John Oliver aired a segment on his HBO TV show – “Last Week Tonight with John Oliver,” taking a comedic yet excruciating look at the decline of local newspapers.
Just in case you missed it, here are the highlights:
- “The newspaper industry today is in big trouble. Papers have been closing and downsizing for years and that affects all of us.
- “A study of over 200 papers, found that between 2003 and 2014, the number of state house papers declined over 35 percent.”
- And this is the problem, “print ads are less popular with advertisers than they use to be, and online ads produce much less revenue. Between 2004 and 2014, newspaper gained 2 billion dollars in online ad revenue and unfortunately in that same period, they lost 30 billion in print revenue… And this has led to cutbacks in newsrooms.”
- “Extra digital demand being placed on journalists is now common throughout the industry.” If journalists are constantly required to write, edit, shoot videos and tweet, mistakes are going to get made.” For example:
- “It is clearly smart for newspapers to expand online, but the danger in doing that, is the temptation to gravitate to what gets the most clicks. News organizations badly need to have leaders that appreciate that what’s popular is not always what’s most important.” (e.g., puppies or Iraq)
- “A big part of the blame for this industry’s dire straits is on us and our unwillingness to pay for the work journalists produce. We’ve just grown accustomed to getting our news free and the longer that we get something for free, the less willing that we are to pay for it. Sooner or later, we are either going to have to pay for journalism or we are all going to pay for it.”
The next day, following the segment, David Chavern, the president and CEO of the Virginia-based Newspaper Association of America criticized John Oliver for offering no solutions to the problem.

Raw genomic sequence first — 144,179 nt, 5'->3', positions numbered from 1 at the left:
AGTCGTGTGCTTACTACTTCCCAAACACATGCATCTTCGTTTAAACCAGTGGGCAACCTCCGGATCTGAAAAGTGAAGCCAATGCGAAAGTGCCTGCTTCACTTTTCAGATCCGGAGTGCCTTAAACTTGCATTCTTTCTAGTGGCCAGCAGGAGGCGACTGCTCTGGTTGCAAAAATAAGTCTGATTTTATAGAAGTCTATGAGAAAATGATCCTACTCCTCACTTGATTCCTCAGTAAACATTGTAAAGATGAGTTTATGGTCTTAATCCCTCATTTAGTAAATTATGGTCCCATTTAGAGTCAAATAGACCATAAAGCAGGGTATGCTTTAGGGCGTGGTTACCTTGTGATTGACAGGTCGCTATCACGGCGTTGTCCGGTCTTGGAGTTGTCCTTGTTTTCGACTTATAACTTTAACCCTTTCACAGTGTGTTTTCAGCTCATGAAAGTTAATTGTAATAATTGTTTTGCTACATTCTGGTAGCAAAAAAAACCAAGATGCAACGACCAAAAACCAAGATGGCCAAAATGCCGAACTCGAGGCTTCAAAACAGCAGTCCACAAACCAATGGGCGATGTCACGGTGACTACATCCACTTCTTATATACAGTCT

In an open letter, he wrote “The fact is that we are in a transitional phase within the entire industry. People want, need and consume more hard news than they ever have. The core demand for the product isn’t decreasing at all, and based upon that we will find our way to the far shore where the industry is thriving and growing once again. But in the meantime, there is going to be a lot of experimentation and evaluation of new business models. Some experiments will work and some won’t, and our VP of Innovation, Michael MaLoon is committed to keeping you up-to-date on what is happening on that front. But making fun of experiments and pining away for days when classified ads and near-monopolistic positions in local ad markets funded journalism is pointless and ultimately harmful.”
Then Washington Post media columnist Margaret Sullivan wrote a piece defending John Oliver that concludes to say “And I, in turn, have a suggestion for Mr. Chavern. When someone hilariously and poignantly celebrates the industry that you are paid to defend and protect, you ought to laugh at the funny parts and then simply say “thank you.” Or maybe nothing at all.”
Highlights are highlights but everyone, especially those in the marketing and public relations industry, must watch the entire episode. John Oliver clearly demonstrates the importance of local newspapers, outlines the reality of balancing business pressure and journalistic responsibility, while showing a detailed look at how the industry has changed over the past decade.